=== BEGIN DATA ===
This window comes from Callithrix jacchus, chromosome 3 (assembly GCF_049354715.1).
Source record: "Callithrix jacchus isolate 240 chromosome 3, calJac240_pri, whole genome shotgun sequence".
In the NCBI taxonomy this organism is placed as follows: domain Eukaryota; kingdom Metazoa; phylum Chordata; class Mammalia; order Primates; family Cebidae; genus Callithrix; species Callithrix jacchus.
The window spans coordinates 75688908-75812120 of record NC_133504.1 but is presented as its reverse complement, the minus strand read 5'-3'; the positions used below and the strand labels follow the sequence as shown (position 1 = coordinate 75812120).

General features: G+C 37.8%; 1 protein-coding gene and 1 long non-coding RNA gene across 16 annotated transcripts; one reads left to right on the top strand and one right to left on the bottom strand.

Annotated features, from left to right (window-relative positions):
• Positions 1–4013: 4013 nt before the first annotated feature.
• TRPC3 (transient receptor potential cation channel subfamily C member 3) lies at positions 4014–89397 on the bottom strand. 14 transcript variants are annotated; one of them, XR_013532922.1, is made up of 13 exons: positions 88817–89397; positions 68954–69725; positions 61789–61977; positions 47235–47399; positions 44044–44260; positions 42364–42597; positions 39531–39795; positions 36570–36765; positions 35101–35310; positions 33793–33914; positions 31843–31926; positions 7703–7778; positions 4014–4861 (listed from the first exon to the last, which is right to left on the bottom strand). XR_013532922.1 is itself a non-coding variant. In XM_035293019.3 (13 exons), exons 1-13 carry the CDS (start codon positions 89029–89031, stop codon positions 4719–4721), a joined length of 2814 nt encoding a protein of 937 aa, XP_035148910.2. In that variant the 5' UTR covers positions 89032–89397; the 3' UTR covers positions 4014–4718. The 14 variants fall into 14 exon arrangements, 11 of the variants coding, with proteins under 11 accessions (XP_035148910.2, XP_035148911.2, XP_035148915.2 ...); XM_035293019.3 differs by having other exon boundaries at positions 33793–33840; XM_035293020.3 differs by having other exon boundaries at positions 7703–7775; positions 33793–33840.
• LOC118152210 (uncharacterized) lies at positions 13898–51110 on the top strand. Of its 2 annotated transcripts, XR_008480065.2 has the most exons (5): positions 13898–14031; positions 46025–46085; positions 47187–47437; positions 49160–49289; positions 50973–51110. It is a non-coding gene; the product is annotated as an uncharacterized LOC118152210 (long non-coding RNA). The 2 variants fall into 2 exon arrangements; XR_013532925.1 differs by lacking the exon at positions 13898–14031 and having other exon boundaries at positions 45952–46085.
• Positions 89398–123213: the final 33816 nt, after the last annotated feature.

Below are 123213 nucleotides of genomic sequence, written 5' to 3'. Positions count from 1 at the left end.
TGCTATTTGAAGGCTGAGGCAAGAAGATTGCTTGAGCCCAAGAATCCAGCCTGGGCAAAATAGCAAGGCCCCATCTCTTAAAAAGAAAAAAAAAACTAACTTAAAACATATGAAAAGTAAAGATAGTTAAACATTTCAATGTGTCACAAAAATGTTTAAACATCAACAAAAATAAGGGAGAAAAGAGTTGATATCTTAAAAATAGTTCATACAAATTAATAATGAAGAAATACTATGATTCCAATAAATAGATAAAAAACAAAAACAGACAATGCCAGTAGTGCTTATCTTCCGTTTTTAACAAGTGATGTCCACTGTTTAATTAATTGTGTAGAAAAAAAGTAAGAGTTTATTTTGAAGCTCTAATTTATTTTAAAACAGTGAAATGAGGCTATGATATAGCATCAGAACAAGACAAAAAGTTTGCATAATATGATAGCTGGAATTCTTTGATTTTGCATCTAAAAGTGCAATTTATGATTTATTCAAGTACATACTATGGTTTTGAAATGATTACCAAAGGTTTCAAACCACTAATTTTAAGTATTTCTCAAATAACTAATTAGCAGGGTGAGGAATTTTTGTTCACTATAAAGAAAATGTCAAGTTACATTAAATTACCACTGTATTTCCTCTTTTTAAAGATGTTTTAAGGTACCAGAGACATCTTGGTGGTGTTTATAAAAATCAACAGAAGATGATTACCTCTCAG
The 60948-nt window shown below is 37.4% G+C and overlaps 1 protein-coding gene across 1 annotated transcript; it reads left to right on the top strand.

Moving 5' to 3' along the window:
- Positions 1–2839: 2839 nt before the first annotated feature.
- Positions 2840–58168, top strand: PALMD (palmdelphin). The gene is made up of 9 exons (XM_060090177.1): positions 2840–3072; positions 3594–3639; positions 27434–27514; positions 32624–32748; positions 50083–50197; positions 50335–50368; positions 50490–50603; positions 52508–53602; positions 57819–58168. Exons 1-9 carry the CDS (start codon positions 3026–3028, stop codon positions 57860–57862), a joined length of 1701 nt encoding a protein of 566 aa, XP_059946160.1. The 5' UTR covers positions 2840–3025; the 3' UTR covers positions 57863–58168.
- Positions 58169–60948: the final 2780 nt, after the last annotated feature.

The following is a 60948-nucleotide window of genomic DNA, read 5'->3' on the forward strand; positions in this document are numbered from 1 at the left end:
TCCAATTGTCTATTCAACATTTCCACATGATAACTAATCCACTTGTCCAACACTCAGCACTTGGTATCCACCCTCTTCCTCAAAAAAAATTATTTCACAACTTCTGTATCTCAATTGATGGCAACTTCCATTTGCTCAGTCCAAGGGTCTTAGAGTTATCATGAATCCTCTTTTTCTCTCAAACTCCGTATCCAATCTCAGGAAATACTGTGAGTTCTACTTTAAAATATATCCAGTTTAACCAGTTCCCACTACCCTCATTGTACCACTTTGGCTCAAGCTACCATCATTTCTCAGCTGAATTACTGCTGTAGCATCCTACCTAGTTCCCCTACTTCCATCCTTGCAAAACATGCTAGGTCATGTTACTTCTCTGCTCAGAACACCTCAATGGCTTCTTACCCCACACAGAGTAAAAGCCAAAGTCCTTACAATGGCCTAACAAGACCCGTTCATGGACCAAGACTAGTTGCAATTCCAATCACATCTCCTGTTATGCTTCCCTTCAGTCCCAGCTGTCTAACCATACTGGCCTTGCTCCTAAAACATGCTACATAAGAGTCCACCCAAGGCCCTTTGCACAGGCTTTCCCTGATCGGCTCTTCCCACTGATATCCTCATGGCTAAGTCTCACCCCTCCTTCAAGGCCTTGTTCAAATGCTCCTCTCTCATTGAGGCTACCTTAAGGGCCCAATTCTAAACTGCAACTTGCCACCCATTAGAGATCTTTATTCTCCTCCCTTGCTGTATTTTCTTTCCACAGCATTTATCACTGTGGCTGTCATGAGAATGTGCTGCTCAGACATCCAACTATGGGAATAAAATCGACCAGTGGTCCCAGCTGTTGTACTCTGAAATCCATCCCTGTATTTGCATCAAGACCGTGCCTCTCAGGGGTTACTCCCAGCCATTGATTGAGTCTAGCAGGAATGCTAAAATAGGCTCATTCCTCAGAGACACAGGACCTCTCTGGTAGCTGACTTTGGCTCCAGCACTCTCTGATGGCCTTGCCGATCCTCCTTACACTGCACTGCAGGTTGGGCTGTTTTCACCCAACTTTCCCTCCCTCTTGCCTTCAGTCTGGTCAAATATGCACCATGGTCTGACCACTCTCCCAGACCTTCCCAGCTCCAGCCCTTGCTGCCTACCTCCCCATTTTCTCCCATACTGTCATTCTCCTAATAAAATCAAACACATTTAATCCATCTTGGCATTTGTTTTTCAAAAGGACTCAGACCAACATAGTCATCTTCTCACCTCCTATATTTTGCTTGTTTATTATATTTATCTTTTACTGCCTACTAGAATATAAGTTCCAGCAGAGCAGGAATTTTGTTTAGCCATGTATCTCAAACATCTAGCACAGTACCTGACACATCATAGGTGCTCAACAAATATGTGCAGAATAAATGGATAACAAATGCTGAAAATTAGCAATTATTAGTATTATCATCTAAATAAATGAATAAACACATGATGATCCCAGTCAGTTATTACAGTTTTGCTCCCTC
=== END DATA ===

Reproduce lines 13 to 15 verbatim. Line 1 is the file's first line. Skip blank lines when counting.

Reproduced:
The 60948-nt window shown below is 37.4% G+C and overlaps 1 protein-coding gene across 1 annotated transcript; it reads left to right on the top strand.

Moving 5' to 3' along the window:
- Positions 1–2839: 2839 nt before the first annotated feature.